The following review appeared in the Scotsman on the 28th of June 2017 (follow this link for the original article). Thanks once again to the Scotsman and The Wellcome Trust.
Swedish poet and author Tom Malmquist’s In Every Moment We Are Still Alive is a work of autofiction – that is, a fictionalised autobiography. It tells his own story, though in the style of a novel, and it begins when his wife Karin is admitted to hospital in Stockholm with what at first appears to be pneumonia. She also happens to be 33 weeks pregnant. Very rapidly her condition deteriorates and it becomes clear that she is suffering from a recurrence of her leukaemia. She is moved to the Central Intensive Care Unit at the Karolinska University Hospital, and there her baby is delivered by emergency Caesarean Section.
Sadly it seems that Karin never woke up to hold her baby, or even see the picture of newborn Livia that Tom taped above her bed – though she may well have done. With memoir-as-fiction you never quite know where you stand, which could perhaps be seen as its chief drawback.
I began reading In Every Moment We Are Still Alive cold, as a work of fiction, not scanning the blurb or press release and knowing nothing of its background. Being slow on the uptake what struck me first was the research Malmquist had put in, and all of it meticulously incorporated and ringing true on some fundamental level. Surely the author had to work in intensive care? Was he a nurse, or a physician? Eventually though (still slow on the uptake) I Googled Malmquist’s name to find out he’d lived it. At one point Tom even describes himself, the main character, sitting in ITU, writing in his notebook – caught in the act, as it were.
Tom’s experience is described first-person and present tense; dialogue is free of speech marks and isn’t always paragraphed or attributed, which enhances the story’s immediacy and adds to the overall air of confusion, the sense that the protagonist just-about-understands what’s going on. The narrative is highly restricted, confining itself in the opening third to snatched conversations in and fleeting impressions of a large, busy hospital. We see Tom jealously guarding access to Karin, even from her mother and father. There’s a poet’s eye for small details and significant words: in a waiting area Tom sees “chewing gum pressed into the leaf of a yucca plant,” and Karin is not to be moved to an intensive care bed, but “installed”. The overall effect, disconnected from any thoughts of past or future, adds to the sense of this person not really grasping what’s going on; to an air of claustrophobic disconnection. “I feel as if I’m wearing a diving helmet,” Tom says at one point, and the reader does too.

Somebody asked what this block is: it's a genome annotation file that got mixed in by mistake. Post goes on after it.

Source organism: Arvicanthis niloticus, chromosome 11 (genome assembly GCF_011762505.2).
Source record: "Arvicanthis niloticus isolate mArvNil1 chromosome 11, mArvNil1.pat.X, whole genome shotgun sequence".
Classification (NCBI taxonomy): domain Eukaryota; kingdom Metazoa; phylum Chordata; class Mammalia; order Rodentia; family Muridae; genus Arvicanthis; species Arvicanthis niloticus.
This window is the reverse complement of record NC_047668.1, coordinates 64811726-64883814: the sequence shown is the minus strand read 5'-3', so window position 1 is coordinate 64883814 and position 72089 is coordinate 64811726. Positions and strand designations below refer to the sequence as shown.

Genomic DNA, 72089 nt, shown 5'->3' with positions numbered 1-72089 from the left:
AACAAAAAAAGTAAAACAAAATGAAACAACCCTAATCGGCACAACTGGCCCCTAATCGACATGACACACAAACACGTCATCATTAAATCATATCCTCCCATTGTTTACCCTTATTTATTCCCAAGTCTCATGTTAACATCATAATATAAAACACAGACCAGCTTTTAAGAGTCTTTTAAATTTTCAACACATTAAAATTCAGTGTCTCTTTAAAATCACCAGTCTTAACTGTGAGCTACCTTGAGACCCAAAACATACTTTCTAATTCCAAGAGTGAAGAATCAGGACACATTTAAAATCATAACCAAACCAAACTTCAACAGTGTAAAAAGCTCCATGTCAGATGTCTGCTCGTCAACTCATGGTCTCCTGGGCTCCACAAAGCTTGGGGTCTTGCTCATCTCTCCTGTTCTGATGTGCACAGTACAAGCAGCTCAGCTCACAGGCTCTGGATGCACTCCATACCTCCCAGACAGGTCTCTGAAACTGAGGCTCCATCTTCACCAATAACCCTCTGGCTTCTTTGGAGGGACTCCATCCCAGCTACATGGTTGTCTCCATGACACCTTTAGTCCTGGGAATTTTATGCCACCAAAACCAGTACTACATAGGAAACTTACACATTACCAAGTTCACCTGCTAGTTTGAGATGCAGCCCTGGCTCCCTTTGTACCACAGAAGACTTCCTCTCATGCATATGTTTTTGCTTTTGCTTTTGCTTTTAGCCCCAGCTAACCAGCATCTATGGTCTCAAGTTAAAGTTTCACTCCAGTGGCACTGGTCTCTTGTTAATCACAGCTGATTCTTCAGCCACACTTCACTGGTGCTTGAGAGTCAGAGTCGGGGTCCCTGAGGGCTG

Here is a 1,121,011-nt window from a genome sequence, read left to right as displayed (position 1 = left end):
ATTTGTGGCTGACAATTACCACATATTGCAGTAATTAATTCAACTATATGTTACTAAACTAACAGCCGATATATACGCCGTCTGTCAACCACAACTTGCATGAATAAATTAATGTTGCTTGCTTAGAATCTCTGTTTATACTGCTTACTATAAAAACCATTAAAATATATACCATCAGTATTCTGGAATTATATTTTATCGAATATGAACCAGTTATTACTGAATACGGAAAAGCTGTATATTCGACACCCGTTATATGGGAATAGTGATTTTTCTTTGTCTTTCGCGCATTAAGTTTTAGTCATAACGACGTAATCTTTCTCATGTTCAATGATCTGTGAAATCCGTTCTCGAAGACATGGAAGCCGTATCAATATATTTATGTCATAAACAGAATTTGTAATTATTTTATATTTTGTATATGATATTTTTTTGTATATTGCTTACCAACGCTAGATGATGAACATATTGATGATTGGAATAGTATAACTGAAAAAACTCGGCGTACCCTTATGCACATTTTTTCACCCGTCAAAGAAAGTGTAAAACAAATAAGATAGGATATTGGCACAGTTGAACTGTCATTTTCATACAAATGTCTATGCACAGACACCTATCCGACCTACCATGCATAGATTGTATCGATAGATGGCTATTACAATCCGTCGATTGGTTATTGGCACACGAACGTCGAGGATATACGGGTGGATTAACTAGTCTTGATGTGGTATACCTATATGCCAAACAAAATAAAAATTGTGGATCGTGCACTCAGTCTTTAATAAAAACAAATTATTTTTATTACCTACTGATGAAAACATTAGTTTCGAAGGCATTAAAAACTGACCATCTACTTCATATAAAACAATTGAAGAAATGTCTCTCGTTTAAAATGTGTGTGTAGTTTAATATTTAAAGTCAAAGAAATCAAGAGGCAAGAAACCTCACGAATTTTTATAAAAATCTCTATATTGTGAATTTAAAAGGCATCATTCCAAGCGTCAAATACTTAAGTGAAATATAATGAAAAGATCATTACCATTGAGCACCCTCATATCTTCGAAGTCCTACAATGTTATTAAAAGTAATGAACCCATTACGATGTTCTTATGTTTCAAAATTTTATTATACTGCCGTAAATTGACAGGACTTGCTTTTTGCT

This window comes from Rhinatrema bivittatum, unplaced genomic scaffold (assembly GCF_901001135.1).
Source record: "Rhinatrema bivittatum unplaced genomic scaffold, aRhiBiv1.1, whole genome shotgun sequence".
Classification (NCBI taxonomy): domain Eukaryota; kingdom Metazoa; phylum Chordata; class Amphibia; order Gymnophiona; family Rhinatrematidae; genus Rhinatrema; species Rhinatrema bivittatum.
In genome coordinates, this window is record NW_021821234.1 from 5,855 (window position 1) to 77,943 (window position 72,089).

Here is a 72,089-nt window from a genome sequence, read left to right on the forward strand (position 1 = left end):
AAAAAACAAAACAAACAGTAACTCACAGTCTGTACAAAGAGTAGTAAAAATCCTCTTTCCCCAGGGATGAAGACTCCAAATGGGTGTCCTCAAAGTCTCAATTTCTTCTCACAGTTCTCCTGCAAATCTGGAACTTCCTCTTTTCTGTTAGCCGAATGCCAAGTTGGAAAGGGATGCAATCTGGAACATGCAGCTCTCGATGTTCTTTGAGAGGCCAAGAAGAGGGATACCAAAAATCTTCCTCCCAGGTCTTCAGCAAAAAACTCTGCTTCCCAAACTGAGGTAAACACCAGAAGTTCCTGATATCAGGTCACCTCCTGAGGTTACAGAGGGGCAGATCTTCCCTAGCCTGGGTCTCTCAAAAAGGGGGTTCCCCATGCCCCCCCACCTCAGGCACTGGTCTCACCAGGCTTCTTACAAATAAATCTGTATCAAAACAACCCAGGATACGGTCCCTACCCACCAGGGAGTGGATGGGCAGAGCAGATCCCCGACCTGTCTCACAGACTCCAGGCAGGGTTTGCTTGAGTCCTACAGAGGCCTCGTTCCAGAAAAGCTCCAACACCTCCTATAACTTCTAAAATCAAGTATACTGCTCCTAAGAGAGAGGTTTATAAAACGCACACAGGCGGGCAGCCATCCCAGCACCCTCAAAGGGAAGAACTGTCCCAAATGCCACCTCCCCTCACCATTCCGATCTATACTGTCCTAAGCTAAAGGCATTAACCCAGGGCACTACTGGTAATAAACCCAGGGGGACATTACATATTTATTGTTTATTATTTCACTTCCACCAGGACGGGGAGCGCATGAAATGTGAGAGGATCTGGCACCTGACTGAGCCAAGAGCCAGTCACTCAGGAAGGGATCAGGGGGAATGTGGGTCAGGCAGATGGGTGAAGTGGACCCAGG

After Karin’s death, the pace of the book changes. Tom has to deal with the bureaucracy of becoming sole guardian to Livia, then with his father’s own death from cancer. The present-day is intercut with the past, and this works well: it is arresting to have Karin alive then gone in everyday moments, just as she would be in Tom’s own thoughts. As the book progressed, however, I began to find its autofictional cloak distracting. What was real and what wasn’t? I wondered if I would have accepted all the everyday details and medical abbreviations in an unambiguous work of fiction, and began to wish that Malmquist had just set out his stall on the biographical side of the market. For my money, fiction reaches highest in creating realities which could exist, but likely haven’t or even couldn’t: you admire how far up the garden path the author has led you, while still suspending (or even subverting) your disbelief.
As for the translation, Henning Koch has done a fine job, though in my proof copy on the very first page BP (Blood Pressure) was rendered as “BT (Blod Tryck)” and “...it’s just a dry retching” should perhaps have been “...I just dry-retch.”
Whichever way you read it, In Every Moment We Are Still Alive is both a poignant memoir and a fine first novel. I just wish I could have switched off the part of my brain that wanted to know where the best-told truths and best-told lies were.
My novel The Last of us was published by The Borough Press in April 2016.